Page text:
Tips to help lower or maintain a healthy blood pressure

It’s your body so take control of your heart health! We have put together the following tips to help you make the right choices for your long-term health:

Less salt, more flavour

It has been proven that salt increases blood pressure so try avoiding salt altogether. Flavour can be added to food in lots of other ways such as using herbs, adding balsamic or rice vinegar to salads, introducing more spices or a splash of wine or drizzle of honey – be inventive!

It is surprising how many everyday foods contain salt so look out for it in your cereals and bread.

Read more on how little salt our body needs

Shed a few pounds

Losing just a few pounds can make a big difference to your blood pressure. Try grilling instead of frying, add fruit instead of sugar to your cereal, and swap that sugary drink for a glass of water. You’ll be surprised at how much better you’ll feel.

More potassium

Including potassium-rich foods into your diet such as bananas, tuna, white beans, dark leafy greens and potatoes with their skins will help to reduce your blood pressure by enabling your kidneys to get rid of excess fluid and sodium from your bloodstream.



You can strengthen your heart and lower your blood pressure by exercising for at least 30 minutes, 5 times a week.

Walking, cycling, jogging, dancing or swimming are all great ways to exercise.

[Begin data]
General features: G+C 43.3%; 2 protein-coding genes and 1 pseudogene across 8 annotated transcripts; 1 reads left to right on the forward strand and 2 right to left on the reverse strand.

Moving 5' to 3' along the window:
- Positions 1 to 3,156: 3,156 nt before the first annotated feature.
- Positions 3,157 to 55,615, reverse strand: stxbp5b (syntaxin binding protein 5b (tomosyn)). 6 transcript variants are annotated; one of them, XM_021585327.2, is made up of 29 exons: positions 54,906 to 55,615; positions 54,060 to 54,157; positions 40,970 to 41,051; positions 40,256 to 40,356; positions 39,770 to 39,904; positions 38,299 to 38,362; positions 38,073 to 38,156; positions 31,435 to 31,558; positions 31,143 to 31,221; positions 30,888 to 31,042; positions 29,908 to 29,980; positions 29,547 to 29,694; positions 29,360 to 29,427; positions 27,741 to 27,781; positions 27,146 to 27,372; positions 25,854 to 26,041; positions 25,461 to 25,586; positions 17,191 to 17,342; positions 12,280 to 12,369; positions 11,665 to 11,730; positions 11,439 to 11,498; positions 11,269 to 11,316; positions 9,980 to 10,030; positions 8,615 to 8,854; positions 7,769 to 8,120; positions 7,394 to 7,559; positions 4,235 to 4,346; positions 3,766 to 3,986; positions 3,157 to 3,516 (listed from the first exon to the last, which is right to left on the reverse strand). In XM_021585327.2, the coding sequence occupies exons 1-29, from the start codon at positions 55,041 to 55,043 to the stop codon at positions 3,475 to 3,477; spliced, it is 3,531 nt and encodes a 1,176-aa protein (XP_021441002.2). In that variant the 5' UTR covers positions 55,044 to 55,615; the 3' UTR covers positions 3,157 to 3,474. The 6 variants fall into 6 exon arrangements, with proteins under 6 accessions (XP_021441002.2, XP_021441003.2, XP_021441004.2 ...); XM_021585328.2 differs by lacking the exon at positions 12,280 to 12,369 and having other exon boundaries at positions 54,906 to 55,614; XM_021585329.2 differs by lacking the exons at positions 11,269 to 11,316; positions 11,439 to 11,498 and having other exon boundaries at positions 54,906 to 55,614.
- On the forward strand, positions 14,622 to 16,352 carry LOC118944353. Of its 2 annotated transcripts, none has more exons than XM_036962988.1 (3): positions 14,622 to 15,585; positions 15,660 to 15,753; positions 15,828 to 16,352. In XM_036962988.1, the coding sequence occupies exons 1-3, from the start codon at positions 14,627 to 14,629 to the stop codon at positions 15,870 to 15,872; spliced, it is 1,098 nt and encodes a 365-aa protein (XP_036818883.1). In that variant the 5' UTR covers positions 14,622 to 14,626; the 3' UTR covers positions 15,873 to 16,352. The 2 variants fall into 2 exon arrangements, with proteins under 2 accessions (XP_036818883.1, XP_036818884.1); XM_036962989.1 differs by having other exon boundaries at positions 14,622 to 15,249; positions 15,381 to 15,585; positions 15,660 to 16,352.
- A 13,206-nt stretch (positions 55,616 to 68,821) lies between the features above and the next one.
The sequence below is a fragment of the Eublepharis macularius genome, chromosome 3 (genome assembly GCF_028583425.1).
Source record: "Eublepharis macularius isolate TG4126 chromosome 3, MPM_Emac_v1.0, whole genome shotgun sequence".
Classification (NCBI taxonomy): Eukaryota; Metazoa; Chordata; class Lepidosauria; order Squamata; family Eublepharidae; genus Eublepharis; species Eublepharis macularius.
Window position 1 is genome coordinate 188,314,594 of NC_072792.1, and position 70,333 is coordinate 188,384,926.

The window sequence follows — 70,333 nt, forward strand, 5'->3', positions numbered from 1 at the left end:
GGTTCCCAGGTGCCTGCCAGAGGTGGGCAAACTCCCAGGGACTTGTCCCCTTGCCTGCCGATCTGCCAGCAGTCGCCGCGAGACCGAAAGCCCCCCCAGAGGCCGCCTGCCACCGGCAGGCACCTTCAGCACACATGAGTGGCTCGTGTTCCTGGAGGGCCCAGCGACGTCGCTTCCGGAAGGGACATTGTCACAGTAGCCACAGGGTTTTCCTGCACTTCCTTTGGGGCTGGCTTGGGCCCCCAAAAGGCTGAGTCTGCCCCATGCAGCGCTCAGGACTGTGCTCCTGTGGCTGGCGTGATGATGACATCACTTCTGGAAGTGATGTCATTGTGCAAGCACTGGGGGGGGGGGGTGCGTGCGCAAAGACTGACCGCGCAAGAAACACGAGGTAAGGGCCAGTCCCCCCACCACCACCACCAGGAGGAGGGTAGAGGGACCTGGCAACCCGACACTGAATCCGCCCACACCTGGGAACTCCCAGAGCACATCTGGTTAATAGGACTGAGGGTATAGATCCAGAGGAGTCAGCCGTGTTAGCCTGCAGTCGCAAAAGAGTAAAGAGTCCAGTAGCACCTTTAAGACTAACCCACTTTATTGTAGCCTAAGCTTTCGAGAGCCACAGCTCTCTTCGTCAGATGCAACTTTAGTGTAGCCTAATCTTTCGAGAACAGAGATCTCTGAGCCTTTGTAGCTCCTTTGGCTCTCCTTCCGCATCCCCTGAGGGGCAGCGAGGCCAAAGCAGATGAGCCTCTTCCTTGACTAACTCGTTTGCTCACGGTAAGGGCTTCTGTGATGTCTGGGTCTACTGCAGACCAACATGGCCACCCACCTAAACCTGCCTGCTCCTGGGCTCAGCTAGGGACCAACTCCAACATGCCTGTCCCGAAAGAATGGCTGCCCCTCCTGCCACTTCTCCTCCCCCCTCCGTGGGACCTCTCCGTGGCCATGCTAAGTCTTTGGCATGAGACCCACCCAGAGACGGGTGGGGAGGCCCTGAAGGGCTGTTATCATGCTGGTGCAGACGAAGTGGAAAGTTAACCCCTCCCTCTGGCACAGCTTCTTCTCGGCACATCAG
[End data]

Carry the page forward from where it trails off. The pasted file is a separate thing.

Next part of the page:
Check out our diet and exercise section for some fabulous ideas on healthy eating and how to become more active.


If you are anxious and stressed this can lead to spikes in your blood pressure. Try deep breathing, practicing mindfulness, or yoga.

Exercise and a good night’s sleep are also hugely beneficial in reducing stress.

Tips on how to improve your sleep

Less alcohol

It is best to limit your alcohol intake so sticking to the limit of up to 14 units for women and 21 units for men and having a couple of alcohol-free days a week can also reduce your health risks.

How much is too much?

Quit smoking

Quit smoking

Smoking clogs up arteries and reduces blood flow so this combined with high blood pressure makes a bad situation even worse!

The risk of heart disease drops dramatically just one year after stopping so it is never too late to quit.

See our article for more benefits of stopping smoking.

Get to know your blood pressure

Healthy adults over 40 should have their blood pressure checked at least once every 5 years. So don’t put it off – get yourself checked!

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Melina - Assistant Editor

Hi I'm Melina, a mother of 3 teenage children and with a particular interest in all things health related. I run a busy household and smallholding alongside my work with Silversurfers, which currently includes dogs, fish, hens, ducks and pigs!

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